Guess what? A bunch of apps like knowing where you are, so that their developers can then take that data, package it up for various advertising companies, and make a quick buck off of your precise whereabouts—including where you go and how long you spend there.
Tagged With tracking
Internet ads are so invasive that we can’t blame you for thinking that Facebook is listening to you talk. It’s probably not, but it is helping ad networks track you across the internet and across your apps. Tech public policy expert Chris Yiu recently tweeted 14 different ways that ads follow you around the internet, even when you’re logged out, in incognito, using a different browser, or on a new device.
iOS: Throughout the day, I always know I should be doing things to better my health and overall disposition: Standing at regular intervals, drinking a lot of water, telling my friends they are great and we should hang out, and so on. And while these thoughts hit me on occasion, they're never enough to create a regular lifestyle pattern. Thankfully, the free iOS app Aloe Bud is happy to help out.
Web: There are a million ways to track your habits, but Daybook takes a very simple approach. You add the habits you want to build, then click a counter each time you do the activity and that's it. No dates, no stats, nothing fancy.
iOS/Android (Samsung devices): Disconnect has long been one of our favourite tools for protecting your privacy online, and today Disconnect is rolling out a new mobile app called Privacy Pro that blocks trackers across your device.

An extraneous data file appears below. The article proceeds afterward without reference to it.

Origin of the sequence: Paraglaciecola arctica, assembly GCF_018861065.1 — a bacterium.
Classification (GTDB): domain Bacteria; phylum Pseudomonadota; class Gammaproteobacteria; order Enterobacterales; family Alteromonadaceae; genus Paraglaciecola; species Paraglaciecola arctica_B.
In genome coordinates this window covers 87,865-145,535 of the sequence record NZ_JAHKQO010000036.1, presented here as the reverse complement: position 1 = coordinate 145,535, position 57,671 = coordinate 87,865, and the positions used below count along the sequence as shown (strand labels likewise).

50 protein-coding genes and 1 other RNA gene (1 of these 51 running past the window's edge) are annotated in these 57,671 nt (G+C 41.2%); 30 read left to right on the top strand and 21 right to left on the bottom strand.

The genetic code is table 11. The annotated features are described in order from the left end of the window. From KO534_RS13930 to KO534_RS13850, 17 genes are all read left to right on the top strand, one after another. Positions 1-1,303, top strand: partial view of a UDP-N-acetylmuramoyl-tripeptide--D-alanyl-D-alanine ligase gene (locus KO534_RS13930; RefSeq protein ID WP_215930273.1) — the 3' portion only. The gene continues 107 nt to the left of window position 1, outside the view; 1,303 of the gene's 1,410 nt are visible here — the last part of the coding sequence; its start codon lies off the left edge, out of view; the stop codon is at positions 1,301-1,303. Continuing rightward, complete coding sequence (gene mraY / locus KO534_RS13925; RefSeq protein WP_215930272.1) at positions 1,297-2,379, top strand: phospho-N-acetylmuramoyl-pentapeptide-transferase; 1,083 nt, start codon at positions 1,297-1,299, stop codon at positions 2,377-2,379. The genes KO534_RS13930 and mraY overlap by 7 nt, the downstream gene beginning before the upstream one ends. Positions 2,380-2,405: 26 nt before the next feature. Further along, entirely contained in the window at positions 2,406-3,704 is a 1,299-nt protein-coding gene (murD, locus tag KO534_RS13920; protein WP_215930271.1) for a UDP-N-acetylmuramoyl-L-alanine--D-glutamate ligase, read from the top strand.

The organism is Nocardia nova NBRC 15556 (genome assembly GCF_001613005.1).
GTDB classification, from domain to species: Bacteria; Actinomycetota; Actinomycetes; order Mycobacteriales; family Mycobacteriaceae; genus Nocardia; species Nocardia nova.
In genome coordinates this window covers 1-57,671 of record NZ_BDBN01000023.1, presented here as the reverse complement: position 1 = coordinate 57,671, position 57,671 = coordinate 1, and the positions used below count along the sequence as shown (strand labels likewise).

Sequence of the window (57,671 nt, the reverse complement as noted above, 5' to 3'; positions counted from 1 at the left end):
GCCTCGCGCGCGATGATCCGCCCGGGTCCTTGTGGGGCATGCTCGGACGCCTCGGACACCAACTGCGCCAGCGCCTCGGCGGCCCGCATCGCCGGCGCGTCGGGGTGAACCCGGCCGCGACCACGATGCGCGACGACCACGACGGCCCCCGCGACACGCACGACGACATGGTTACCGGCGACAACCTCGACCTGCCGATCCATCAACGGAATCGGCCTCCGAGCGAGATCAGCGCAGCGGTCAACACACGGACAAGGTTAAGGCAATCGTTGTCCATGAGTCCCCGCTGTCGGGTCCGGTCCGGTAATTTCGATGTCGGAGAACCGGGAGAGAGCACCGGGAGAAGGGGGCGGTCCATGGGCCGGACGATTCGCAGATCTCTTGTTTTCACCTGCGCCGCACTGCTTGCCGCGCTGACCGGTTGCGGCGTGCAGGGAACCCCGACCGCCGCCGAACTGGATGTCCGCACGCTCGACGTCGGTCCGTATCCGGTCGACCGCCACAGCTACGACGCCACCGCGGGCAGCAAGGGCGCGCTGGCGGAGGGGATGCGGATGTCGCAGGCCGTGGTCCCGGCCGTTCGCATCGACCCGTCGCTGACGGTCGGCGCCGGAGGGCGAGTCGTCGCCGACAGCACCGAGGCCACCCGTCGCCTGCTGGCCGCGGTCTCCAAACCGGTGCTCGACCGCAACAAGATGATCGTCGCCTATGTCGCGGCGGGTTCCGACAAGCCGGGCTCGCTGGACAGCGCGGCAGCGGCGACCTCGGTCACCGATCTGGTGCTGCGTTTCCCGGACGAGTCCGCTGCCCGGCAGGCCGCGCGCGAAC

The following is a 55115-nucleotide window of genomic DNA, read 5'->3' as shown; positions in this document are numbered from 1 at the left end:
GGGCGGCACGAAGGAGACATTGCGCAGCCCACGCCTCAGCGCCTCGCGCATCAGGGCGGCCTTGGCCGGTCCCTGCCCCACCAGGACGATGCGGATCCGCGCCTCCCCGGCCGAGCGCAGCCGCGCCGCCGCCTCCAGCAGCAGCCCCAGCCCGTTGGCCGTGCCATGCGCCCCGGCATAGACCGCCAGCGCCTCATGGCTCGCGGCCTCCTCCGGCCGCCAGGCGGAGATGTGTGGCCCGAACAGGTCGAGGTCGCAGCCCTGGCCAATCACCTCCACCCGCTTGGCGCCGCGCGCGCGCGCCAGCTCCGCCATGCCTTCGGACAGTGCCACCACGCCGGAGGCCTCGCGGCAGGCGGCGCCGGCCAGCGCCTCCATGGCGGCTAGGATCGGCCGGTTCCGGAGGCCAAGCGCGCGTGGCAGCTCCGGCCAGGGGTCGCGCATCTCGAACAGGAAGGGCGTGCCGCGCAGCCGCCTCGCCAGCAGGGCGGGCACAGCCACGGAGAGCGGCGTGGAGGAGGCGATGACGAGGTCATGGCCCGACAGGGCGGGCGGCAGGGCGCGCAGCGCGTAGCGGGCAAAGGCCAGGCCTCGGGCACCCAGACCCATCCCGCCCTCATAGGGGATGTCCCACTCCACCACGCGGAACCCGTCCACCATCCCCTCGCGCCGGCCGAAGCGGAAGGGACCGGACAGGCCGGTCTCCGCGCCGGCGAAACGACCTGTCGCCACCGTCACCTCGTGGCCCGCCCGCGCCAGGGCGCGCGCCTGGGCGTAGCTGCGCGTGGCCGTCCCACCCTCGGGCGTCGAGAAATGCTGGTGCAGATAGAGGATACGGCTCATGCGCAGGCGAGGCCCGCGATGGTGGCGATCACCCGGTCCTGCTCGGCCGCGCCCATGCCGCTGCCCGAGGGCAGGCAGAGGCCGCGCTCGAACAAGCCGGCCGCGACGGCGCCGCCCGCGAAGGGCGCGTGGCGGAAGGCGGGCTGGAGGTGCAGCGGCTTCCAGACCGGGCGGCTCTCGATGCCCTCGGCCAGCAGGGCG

iOS: Virtual Private Networks (VPNs) are often a costly affair, but Opera, the company best known for its browser, released a free, unlimited VPN for iOS today that allows you to access the internet securely from a variety of locations.
iOS: We know that tracking habits is a great way to improve motivation. If you're looking for an app to help you with that, Continuo is easily one of the prettier looking apps for doing so.
For lunch on Tuesday last week, I had a vegetable stir-fry mixed with curry ground beef and a side of rice (all topped with Sriracha, of course). I could recall this meal from a week ago because I track my food every day. Not only does it keep me on top of my goals, but now I have records to look through when things go from "under control" to "oh s**t".
iOS: Runkeeper, your pick for the best smartphone running app, got an update that adds in a new look alongside a new start screen that makes it a lot easier to just hit the streets. The design overall brings brighter coors, new icons and a few new illustrations that makes the app a little more fun to use.
Most people, when trying to lose weight, obsessively count the calories from foods they eat throughout the day. Although calorie information is easy to find and many people depend on it, it turns out that calorie information posted in restaurants and even on the back of food packages are not even accurate.
The rise of wearable fitness technology is something of a paradox. The surge in popularity of devices that monitor the amount of exercise you do suggest more people than ever are interested in maintaining regular fitness regimes. Just witness the success of the company behind fitness tracking bracelet Fitbit, which investors have just deemed worth $US4.1bn after it floated on the stock market. Yet this comes at a time when physical inactivity has reached levels of global pandemic proportion.